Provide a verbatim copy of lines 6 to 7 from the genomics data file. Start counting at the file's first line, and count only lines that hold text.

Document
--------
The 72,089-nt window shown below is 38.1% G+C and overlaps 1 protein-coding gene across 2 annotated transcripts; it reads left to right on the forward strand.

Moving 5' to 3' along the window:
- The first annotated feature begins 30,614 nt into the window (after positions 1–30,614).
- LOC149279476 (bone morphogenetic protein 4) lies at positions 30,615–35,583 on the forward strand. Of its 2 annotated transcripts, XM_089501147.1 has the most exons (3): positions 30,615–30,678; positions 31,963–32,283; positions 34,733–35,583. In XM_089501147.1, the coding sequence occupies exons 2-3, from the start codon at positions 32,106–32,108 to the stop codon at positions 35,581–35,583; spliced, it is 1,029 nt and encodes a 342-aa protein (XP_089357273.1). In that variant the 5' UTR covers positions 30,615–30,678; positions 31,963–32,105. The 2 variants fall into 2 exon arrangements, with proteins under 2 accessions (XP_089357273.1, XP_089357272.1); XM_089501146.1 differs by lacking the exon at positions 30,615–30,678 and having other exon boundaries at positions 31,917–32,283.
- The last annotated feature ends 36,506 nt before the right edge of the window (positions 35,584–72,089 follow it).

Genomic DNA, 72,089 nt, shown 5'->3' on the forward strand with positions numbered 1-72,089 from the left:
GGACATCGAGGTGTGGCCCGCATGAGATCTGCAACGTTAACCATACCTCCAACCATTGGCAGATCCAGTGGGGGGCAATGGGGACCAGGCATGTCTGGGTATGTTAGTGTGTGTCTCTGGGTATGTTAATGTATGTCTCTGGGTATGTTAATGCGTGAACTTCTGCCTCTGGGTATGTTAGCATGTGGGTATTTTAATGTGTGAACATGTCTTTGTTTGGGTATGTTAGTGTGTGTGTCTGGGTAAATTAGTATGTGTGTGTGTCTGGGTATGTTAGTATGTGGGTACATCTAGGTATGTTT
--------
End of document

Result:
Genomic DNA, 72,089 nt, shown 5'->3' on the forward strand with positions numbered 1-72,089 from the left:
GGACATCGAGGTGTGGCCCGCATGAGATCTGCAACGTTAACCATACCTCCAACCATTGGCAGATCCAGTGGGGGGCAATGGGGACCAGGCATGTCTGGGTATGTTAGTGTGTGTCTCTGGGTATGTTAATGTATGTCTCTGGGTATGTTAATGCGTGAACTTCTGCCTCTGGGTATGTTAGCATGTGGGTATTTTAATGTGTGAACATGTCTTTGTTTGGGTATGTTAGTGTGTGTGTCTGGGTAAATTAGTATGTGTGTGTGTCTGGGTATGTTAGTATGTGGGTACATCTAGGTATGTTT